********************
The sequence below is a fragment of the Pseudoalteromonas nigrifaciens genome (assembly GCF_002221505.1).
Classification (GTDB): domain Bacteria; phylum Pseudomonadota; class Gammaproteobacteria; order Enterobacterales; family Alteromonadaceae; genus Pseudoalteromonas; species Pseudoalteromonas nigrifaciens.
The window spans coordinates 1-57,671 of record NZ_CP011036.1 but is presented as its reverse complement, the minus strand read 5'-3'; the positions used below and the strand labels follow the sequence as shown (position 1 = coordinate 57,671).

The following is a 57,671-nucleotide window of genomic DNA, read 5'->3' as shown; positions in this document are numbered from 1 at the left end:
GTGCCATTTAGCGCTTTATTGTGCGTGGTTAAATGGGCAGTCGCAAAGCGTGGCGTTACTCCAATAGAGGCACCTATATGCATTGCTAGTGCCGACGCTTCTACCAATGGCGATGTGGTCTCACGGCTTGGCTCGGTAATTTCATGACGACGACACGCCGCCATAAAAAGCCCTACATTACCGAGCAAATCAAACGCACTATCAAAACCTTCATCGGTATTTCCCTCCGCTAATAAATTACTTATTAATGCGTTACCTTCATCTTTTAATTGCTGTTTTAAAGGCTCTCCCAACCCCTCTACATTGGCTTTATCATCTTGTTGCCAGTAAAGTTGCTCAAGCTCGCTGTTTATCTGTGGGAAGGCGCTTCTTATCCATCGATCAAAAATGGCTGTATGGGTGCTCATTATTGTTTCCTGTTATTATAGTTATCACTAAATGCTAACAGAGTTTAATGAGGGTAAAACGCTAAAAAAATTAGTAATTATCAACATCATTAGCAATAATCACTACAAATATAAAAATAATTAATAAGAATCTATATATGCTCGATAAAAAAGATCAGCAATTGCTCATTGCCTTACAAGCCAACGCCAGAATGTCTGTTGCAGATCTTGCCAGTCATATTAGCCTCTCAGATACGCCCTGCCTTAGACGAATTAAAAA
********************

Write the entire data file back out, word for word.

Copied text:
The sequence below is a fragment of the Pseudoalteromonas nigrifaciens genome (assembly GCF_002221505.1).
Classification (GTDB): domain Bacteria; phylum Pseudomonadota; class Gammaproteobacteria; order Enterobacterales; family Alteromonadaceae; genus Pseudoalteromonas; species Pseudoalteromonas nigrifaciens.
The window spans coordinates 1-57,671 of record NZ_CP011036.1 but is presented as its reverse complement, the minus strand read 5'-3'; the positions used below and the strand labels follow the sequence as shown (position 1 = coordinate 57,671).

The following is a 57,671-nucleotide window of genomic DNA, read 5'->3' as shown; positions in this document are numbered from 1 at the left end:
GTGCCATTTAGCGCTTTATTGTGCGTGGTTAAATGGGCAGTCGCAAAGCGTGGCGTTACTCCAATAGAGGCACCTATATGCATTGCTAGTGCCGACGCTTCTACCAATGGCGATGTGGTCTCACGGCTTGGCTCGGTAATTTCATGACGACGACACGCCGCCATAAAAAGCCCTACATTACCGAGCAAATCAAACGCACTATCAAAACCTTCATCGGTATTTCCCTCCGCTAATAAATTACTTATTAATGCGTTACCTTCATCTTTTAATTGCTGTTTTAAAGGCTCTCCCAACCCCTCTACATTGGCTTTATCATCTTGTTGCCAGTAAAGTTGCTCAAGCTCGCTGTTTATCTGTGGGAAGGCGCTTCTTATCCATCGATCAAAAATGGCTGTATGGGTGCTCATTATTGTTTCCTGTTATTATAGTTATCACTAAATGCTAACAGAGTTTAATGAGGGTAAAACGCTAAAAAAATTAGTAATTATCAACATCATTAGCAATAATCACTACAAATATAAAAATAATTAATAAGAATCTATATATGCTCGATAAAAAAGATCAGCAATTGCTCATTGCCTTACAAGCCAACGCCAGAATGTCTGTTGCAGATCTTGCCAGTCATATTAGCCTCTCAGATACGCCCTGCCTTAGACGAATTAAAAA